Prof. Christopher Csíkszentmihályi is a scholar and technologist. He is currently Scientific Head of the Madeira Interactive Technologies Institute, where he is also a professor and directs the Critical Technical Practice Lab. He previously cofounded and directed the MIT Center for Future Civic Media, dedicated to developing technologies that strengthen communities and he founded the MIT Media Lab’s Computing Culture group, which worked to create unique media technologies for sociocultural and personal political applications. He is on the steering committee of the Digital Civics centre, Newcastle, and DATACTIVE at U. Amsterdam. Csíkszentmihályi also directs the RootIO project, a radio-as-a-service platform of community FM radio stations in rural areas of Uganda and Cabo Verde.
Dr. Bianca Elzenbaumer is an associate professor at Leeds College of Art and co-founder of Brave New Alps (together with Fabio Franz). In her work she combines design research methods with radical pedagogy, conflict mediation and DIY making and explores how designers can contribute to create ecologically and socially just economies. Her current work includes Precarity Pilot, an online platform addressing issues faced by precarious designers; Mapping Eco-Social Design where she investigates the organisational structures that make transformative design practices viable and COMUNfARE, a practice-led research on commons and community economies in the Italian Alps.
Corinna Gardner is Acting Keeper of the Design, Architecture and Digital Department at the Victoria and Albert Museum. Corinna leads the collecting and exhibition programme for contemporary design and holds responsibility for the museum’s Rapid Response Collecting activities. She is also part of the team developing the curatorial strategy for V&A East, a new museum and collections centre in east London. In 2015, Corinna co-curated All of This Belongs to You, an exhibition about the design of public life and the role institutions play in shaping informed debate. She previously worked at Barbican Art Gallery, on exhibitions including OMA: Progress, Bauhaus: Art as Life, Random International’s Rain Room and Cory Arcangel’s Beat the Champ.
Alexandra Daisy Ginsberg is an artist and designer investigating design, science and technology. She explores aesthetics and ethics with scientists, engineers, artists, designers, social scientists, museums and industry. Lead author of Synthetic Aesthetics: Investigating Synthetic Biology’s Designs on Nature (MIT Press, 2014), Better, Daisy’s PhD by practice at London’s Royal College of Art examines the construction of the social imaginary of “better” and how it shapes what we make. She received the World Technology Award (Design) in 2011, the first London Design Medal for Emerging Talent (2012) and her work has been twice nominated for Designs of The Year (2011, 2015).
Dr. Orit Halpern is an Associate Professor in the Department of Sociology and Anthropology at Concordia University. Her work bridges the histories of science, computing, and cybernetics with design and art practice. She is also a co-director of the Speculative Life Research Cluster, a laboratory situated at the intersection of art and the life sciences, architecture and design, and computational media. Her recent monograph, Beautiful Data (2015), is a history of interactivity, data visualization, and ubiquitous computing. She has also published and created works for a variety of venues including e-flux, Grey Room, Rhizome, The Journal of Visual Culture, Public Culture, and ZKM in Karlsruhe, Germany.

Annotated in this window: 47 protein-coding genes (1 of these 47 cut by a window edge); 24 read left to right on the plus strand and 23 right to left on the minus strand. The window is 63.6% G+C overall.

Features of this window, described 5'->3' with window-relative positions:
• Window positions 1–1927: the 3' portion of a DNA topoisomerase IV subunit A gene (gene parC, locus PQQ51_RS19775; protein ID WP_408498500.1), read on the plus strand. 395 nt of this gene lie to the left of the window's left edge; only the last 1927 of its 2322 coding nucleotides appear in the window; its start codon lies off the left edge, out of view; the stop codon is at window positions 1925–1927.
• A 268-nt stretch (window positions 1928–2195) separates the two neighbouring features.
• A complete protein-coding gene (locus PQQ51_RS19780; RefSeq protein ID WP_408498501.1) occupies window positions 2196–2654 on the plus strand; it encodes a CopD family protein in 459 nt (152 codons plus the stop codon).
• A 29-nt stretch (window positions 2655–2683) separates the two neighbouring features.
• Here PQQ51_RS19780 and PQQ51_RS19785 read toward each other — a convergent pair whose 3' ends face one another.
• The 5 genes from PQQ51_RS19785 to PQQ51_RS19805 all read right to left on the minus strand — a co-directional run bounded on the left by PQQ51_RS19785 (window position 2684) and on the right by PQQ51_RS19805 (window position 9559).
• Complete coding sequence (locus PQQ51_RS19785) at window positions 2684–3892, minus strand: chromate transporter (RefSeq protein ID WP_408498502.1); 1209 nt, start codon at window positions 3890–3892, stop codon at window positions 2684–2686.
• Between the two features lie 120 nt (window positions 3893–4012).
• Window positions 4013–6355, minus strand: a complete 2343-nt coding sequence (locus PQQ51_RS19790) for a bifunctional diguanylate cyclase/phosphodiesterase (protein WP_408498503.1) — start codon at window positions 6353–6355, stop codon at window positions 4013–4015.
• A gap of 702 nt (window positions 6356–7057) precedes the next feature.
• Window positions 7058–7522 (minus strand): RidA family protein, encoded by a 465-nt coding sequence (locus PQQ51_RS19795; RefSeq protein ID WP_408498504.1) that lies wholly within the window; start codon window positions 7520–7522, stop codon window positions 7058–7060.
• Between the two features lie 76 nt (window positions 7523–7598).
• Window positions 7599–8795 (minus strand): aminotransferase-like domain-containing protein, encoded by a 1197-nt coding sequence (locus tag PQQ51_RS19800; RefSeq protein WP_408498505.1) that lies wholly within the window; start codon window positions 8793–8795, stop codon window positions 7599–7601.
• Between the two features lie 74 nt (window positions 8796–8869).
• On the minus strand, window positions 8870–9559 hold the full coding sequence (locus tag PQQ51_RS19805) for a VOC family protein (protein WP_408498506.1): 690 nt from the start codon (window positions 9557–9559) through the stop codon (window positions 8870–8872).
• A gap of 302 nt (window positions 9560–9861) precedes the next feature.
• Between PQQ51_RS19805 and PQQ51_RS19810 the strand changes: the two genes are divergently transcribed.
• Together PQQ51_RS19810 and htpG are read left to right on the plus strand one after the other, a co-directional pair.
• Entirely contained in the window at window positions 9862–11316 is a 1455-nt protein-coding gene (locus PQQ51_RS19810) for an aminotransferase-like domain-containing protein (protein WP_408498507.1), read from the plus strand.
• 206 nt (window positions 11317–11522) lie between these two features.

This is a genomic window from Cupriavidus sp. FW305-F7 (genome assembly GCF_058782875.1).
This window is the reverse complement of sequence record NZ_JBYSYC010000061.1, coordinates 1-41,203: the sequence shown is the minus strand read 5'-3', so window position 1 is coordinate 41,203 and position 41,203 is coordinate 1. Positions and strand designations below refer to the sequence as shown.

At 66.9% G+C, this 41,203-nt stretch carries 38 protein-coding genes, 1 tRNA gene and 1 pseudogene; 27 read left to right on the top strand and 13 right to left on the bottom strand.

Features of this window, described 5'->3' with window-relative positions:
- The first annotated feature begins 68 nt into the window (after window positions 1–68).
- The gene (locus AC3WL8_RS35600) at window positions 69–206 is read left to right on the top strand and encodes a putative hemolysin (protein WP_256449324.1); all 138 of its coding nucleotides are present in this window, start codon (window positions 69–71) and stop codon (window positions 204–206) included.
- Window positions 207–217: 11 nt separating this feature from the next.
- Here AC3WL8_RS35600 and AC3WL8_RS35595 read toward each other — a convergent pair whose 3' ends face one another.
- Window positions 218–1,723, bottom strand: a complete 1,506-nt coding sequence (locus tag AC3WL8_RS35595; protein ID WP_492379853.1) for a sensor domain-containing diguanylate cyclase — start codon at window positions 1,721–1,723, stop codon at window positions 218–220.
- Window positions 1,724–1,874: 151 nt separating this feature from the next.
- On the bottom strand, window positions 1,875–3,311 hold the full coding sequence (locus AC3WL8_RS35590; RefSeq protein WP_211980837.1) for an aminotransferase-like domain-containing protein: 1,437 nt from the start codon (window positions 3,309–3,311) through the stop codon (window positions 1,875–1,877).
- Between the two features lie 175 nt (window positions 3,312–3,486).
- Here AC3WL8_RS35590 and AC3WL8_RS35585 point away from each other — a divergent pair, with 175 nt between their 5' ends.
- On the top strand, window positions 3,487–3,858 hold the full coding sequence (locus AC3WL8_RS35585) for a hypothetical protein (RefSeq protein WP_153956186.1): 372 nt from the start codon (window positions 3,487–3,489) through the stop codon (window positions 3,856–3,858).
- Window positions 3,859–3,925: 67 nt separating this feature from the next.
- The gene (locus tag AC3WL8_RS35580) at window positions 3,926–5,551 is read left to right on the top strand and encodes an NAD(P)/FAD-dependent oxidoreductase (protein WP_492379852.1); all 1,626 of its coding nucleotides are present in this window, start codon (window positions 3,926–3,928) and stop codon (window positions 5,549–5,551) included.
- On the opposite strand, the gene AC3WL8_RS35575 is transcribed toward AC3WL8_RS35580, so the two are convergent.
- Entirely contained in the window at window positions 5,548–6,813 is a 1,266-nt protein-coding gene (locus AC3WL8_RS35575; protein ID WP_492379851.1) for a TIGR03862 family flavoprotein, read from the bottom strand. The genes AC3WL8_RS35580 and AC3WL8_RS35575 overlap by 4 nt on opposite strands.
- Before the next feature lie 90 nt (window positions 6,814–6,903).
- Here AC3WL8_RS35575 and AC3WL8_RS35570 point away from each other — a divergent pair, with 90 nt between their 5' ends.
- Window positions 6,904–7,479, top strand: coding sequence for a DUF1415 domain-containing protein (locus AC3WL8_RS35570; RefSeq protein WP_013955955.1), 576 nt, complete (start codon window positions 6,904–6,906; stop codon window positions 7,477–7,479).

Dr. Alison Powell is Assistant Professor in Media and Communications at the London School of Economics and Programme Director of the MSc in Media and Communication (Data & Society). Her research examines how people’s values influence the way technology is built and how discourses, practices and governance structures are produced in relation to new technological systems. She has held posts at Telecom ParisTech and the Oxford Internet Institute. Her most recent collaborative funded research is VIRT-EU, a Horizon 2020 project examining ethics in practice among Internet of Things developer communities.
Matthias Tarasiewicz is active as a digital bricoleur, project manager, researcher and technology theorist and works in the fields of artistic technologies, open hardware and cryptocurrencies. He currently is board chair of the Research Institute for Arts and Technology in Vienna, Austria and board member of the Open Source Hardware Association (USA). Tarasiewicz has led research projects including Artistic Technology Research with the University of Applied Arts Vienna, Making Artistic Technology and AXIOM – Open Hardware Cinema. His publications include Faceless: Re-inventing Privacy Through Subversive Media Strategies (2017), Openism: Conversations in Open Hardware (2016) and Coded Cultures (2011).
Prof. Eyal Weizman is an architect, Professor of spatial and visual cultures, Director of the Centre for Research Architecture at Goldsmiths, University of London and Global Professor at Princeton University. In 2010 he established the research agency Forensic Architecture (FA). In 2007 he set up, with Sandi Hilal and Alessandro Petti, the architectural collective DAAR in Beit Sahour/Palestine. In 2013 he designed a permanent folly in Gwangju, South Korea which was documented in the book The Roundabout Revolution (2015). Weizman is on the editorial board of Third Text, Humanity, Cabinet and Political Concepts and is on the board of directors of the Centre for Investigative Journalism (CIJ) and the advisory boards of the ICA in London and B’Tselem in Jerusalem, amongst others.